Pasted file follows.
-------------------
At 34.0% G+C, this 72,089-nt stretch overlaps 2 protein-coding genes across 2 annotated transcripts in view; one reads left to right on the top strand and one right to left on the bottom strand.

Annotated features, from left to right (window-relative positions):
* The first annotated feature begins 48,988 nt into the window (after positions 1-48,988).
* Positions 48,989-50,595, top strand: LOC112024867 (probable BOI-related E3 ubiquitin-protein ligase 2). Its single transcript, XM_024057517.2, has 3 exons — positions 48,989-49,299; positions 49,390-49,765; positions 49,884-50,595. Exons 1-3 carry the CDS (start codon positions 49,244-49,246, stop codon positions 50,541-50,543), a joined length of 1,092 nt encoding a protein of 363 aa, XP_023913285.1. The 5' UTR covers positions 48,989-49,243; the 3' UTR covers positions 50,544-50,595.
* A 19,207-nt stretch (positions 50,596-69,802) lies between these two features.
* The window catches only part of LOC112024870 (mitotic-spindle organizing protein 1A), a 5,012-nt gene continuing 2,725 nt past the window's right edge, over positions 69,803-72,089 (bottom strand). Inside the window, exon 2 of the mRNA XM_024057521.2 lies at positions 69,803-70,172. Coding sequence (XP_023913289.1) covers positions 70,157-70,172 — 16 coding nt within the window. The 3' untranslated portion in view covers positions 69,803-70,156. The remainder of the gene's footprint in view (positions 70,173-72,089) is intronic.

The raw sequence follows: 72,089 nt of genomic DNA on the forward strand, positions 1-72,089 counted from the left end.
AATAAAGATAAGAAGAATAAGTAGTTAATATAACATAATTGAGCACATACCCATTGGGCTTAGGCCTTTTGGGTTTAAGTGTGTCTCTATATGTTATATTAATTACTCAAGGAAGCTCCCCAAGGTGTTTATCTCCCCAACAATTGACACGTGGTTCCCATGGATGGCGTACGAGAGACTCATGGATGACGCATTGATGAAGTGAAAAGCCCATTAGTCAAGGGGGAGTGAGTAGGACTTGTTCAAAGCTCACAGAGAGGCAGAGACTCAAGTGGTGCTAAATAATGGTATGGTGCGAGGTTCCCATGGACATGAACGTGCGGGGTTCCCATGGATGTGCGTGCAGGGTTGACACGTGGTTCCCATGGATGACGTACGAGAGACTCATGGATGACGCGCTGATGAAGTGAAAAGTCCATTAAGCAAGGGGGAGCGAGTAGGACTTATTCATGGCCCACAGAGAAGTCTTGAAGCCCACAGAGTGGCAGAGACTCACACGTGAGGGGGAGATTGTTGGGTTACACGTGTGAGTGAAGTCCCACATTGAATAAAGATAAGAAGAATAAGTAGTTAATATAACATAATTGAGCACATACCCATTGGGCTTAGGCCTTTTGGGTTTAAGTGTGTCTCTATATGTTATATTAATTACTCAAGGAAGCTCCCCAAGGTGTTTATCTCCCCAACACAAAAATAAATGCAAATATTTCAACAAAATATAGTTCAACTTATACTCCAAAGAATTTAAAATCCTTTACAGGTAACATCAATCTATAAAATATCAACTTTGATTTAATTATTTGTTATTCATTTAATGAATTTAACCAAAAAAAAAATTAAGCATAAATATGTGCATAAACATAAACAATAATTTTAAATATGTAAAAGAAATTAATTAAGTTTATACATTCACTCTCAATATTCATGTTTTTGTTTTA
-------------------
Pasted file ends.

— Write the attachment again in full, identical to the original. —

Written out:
At 34.0% G+C, this 72,089-nt stretch overlaps 2 protein-coding genes across 2 annotated transcripts in view; one reads left to right on the top strand and one right to left on the bottom strand.

Annotated features, from left to right (window-relative positions):
* The first annotated feature begins 48,988 nt into the window (after positions 1-48,988).
* Positions 48,989-50,595, top strand: LOC112024867 (probable BOI-related E3 ubiquitin-protein ligase 2). Its single transcript, XM_024057517.2, has 3 exons — positions 48,989-49,299; positions 49,390-49,765; positions 49,884-50,595. Exons 1-3 carry the CDS (start codon positions 49,244-49,246, stop codon positions 50,541-50,543), a joined length of 1,092 nt encoding a protein of 363 aa, XP_023913285.1. The 5' UTR covers positions 48,989-49,243; the 3' UTR covers positions 50,544-50,595.
* A 19,207-nt stretch (positions 50,596-69,802) lies between these two features.
* The window catches only part of LOC112024870 (mitotic-spindle organizing protein 1A), a 5,012-nt gene continuing 2,725 nt past the window's right edge, over positions 69,803-72,089 (bottom strand). Inside the window, exon 2 of the mRNA XM_024057521.2 lies at positions 69,803-70,172. Coding sequence (XP_023913289.1) covers positions 70,157-70,172 — 16 coding nt within the window. The 3' untranslated portion in view covers positions 69,803-70,156. The remainder of the gene's footprint in view (positions 70,173-72,089) is intronic.

The raw sequence follows: 72,089 nt of genomic DNA on the forward strand, positions 1-72,089 counted from the left end.
AATAAAGATAAGAAGAATAAGTAGTTAATATAACATAATTGAGCACATACCCATTGGGCTTAGGCCTTTTGGGTTTAAGTGTGTCTCTATATGTTATATTAATTACTCAAGGAAGCTCCCCAAGGTGTTTATCTCCCCAACAATTGACACGTGGTTCCCATGGATGGCGTACGAGAGACTCATGGATGACGCATTGATGAAGTGAAAAGCCCATTAGTCAAGGGGGAGTGAGTAGGACTTGTTCAAAGCTCACAGAGAGGCAGAGACTCAAGTGGTGCTAAATAATGGTATGGTGCGAGGTTCCCATGGACATGAACGTGCGGGGTTCCCATGGATGTGCGTGCAGGGTTGACACGTGGTTCCCATGGATGACGTACGAGAGACTCATGGATGACGCGCTGATGAAGTGAAAAGTCCATTAAGCAAGGGGGAGCGAGTAGGACTTATTCATGGCCCACAGAGAAGTCTTGAAGCCCACAGAGTGGCAGAGACTCACACGTGAGGGGGAGATTGTTGGGTTACACGTGTGAGTGAAGTCCCACATTGAATAAAGATAAGAAGAATAAGTAGTTAATATAACATAATTGAGCACATACCCATTGGGCTTAGGCCTTTTGGGTTTAAGTGTGTCTCTATATGTTATATTAATTACTCAAGGAAGCTCCCCAAGGTGTTTATCTCCCCAACACAAAAATAAATGCAAATATTTCAACAAAATATAGTTCAACTTATACTCCAAAGAATTTAAAATCCTTTACAGGTAACATCAATCTATAAAATATCAACTTTGATTTAATTATTTGTTATTCATTTAATGAATTTAACCAAAAAAAAAATTAAGCATAAATATGTGCATAAACATAAACAATAATTTTAAATATGTAAAAGAAATTAATTAAGTTTATACATTCACTCTCAATATTCATGTTTTTGTTTTA